Five distinct growing areas make up the region producing the wines of Burgundy, each bearing the rich and fertile soil necessary to produce outstanding grapes used by regional vintners. Northernmost Chablis boasts many small family vineyards, some producing rare varieties which should not be missed. Combing the trail southward, to Cotes de Nuits, Cotes de Beaune, Cotes Chalonnaise, and Maconnais will introduce the knowledge-thirsty connoisseur to wineries dating back to the 12th century.
Although wine is the main focus in these historic towns and communes, food is also an integral part of the Burgundy lifestyle. Bourgogne, in French, has a recognizable style when it comes to cuisine. Local fare is typically a braised meat with in-season vegetables, frequently just-picked from a backyard garden. The classic dishes Beef Bourguignon and Coq au Vin both trace their roots to this region. As expected, wine is featured in many of the dishes which bear the name of Burgundy.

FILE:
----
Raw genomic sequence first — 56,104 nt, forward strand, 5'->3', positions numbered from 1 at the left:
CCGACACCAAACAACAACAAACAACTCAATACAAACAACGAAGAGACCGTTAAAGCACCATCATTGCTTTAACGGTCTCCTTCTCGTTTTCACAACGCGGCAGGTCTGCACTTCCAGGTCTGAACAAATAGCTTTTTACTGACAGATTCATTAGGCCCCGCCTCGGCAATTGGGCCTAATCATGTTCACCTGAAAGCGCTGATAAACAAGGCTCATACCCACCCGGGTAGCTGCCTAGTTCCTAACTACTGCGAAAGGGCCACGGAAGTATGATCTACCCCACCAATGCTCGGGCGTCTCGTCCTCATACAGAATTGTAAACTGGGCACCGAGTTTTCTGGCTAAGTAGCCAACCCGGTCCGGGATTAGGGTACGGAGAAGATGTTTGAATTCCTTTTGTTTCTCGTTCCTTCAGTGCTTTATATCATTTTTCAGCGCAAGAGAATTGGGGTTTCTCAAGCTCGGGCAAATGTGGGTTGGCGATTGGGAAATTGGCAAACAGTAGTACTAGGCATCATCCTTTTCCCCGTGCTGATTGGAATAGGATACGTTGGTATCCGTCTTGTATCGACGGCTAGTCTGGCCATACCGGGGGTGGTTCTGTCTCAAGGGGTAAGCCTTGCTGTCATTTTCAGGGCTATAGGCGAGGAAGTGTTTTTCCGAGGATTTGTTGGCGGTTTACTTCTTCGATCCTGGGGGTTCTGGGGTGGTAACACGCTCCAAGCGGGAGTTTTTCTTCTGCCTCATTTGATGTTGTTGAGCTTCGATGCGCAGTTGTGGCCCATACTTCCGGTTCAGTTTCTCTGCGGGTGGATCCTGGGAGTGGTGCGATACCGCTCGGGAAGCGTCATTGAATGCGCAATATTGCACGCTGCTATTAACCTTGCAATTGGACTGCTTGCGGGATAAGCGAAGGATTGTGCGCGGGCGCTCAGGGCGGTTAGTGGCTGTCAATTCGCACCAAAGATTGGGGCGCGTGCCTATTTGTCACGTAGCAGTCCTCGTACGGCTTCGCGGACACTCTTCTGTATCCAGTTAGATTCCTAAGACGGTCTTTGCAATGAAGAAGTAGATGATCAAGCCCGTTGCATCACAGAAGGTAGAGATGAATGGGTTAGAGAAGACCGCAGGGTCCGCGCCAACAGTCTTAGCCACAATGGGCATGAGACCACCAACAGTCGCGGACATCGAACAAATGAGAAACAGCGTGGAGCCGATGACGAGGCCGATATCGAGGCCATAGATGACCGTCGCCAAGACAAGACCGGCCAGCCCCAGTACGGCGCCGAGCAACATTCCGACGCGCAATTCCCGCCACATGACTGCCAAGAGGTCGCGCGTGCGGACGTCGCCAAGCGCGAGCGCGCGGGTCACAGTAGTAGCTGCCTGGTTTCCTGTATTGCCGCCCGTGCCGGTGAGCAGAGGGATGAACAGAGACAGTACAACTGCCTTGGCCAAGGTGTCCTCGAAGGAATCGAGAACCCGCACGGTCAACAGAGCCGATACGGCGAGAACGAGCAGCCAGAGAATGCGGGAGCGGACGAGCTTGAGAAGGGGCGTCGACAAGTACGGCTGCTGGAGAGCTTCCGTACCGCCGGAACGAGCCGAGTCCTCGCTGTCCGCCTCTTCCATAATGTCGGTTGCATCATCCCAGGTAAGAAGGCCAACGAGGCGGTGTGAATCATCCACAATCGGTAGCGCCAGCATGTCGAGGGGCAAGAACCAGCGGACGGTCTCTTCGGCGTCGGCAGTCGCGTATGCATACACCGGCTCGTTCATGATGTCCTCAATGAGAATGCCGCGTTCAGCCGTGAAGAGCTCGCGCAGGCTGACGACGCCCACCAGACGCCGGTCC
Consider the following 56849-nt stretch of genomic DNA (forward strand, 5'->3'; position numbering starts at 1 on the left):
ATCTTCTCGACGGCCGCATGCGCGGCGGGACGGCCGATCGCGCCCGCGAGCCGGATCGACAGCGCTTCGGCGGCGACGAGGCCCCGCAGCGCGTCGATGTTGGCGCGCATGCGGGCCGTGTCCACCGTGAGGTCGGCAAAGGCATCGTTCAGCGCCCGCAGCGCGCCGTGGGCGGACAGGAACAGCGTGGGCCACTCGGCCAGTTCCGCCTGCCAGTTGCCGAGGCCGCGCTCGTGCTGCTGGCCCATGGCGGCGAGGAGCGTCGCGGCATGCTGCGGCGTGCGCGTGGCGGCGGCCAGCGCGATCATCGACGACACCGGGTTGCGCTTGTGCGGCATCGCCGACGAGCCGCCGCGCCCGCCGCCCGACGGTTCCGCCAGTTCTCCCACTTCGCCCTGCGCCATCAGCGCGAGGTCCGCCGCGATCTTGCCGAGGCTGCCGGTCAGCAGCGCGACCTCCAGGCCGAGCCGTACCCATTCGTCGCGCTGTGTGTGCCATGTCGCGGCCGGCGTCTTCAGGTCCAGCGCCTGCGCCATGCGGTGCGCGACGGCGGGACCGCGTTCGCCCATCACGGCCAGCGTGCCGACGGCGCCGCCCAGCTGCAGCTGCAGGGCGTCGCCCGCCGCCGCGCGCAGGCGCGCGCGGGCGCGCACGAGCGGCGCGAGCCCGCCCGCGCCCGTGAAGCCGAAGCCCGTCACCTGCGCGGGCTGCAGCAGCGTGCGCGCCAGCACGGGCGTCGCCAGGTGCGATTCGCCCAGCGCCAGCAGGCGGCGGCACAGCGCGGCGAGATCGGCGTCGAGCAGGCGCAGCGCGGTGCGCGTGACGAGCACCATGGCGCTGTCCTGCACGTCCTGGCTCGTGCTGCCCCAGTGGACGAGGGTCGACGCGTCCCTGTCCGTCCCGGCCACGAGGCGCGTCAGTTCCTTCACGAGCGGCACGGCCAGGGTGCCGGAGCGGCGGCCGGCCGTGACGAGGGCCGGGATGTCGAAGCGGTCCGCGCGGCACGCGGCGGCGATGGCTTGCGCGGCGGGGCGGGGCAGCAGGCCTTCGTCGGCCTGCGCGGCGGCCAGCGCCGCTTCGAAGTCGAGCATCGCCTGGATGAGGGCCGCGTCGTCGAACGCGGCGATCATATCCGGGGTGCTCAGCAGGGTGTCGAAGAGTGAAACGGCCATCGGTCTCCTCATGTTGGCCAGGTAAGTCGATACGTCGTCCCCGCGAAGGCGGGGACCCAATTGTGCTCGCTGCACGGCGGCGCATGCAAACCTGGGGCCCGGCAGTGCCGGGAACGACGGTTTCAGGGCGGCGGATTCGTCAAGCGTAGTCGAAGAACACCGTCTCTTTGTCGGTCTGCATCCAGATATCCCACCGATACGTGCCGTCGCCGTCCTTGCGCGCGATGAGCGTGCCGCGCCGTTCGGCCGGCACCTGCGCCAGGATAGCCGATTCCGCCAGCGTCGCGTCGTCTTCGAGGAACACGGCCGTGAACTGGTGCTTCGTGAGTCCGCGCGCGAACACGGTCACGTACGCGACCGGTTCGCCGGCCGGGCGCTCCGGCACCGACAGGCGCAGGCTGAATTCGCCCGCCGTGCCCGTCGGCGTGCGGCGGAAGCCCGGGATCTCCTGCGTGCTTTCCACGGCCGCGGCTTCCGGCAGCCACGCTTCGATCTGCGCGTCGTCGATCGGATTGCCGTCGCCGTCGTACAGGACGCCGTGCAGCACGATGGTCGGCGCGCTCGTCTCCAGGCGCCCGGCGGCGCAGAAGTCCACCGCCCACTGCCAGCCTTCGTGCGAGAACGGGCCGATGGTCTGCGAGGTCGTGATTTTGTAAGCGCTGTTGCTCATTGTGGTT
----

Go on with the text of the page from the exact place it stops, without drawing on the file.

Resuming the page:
Cheese varieties of the area are equally as tasty and well worth a side visit to a local dairy farm. Quite often, travelers, both seasoned and novice, find the best way to really get to know any area is by getting to know it’s personality- it’s people. Overflowing with warmth and welcome, Burgundy invites you in, pulls out a chair and pours you a glass of their favorite beverage. Burgundy will regale you with heartfelt stories of a region beautiful and proud. Drink it all in and enjoy.
Rolling hills dotted with centuries-old homes, sit amidst sun-drenched olive groves and grapevines laden with promise. Cafes beckon the traveler and offer a bit of respite, along with an excellent glass of regional wine and dishes of local fare. Tours in Tuscany provide memories which will last a lifetime.
The Tuscan region, renown for it’s fine contributions to the world, is the birthplace of the Italian Renaissance. It’s easy to see where the inspiration came from for Tuscany’s art and culture, which impacts the world to this day. Medieval towns and cultural strongholds such as Florence and Siena are rich with art, music and history.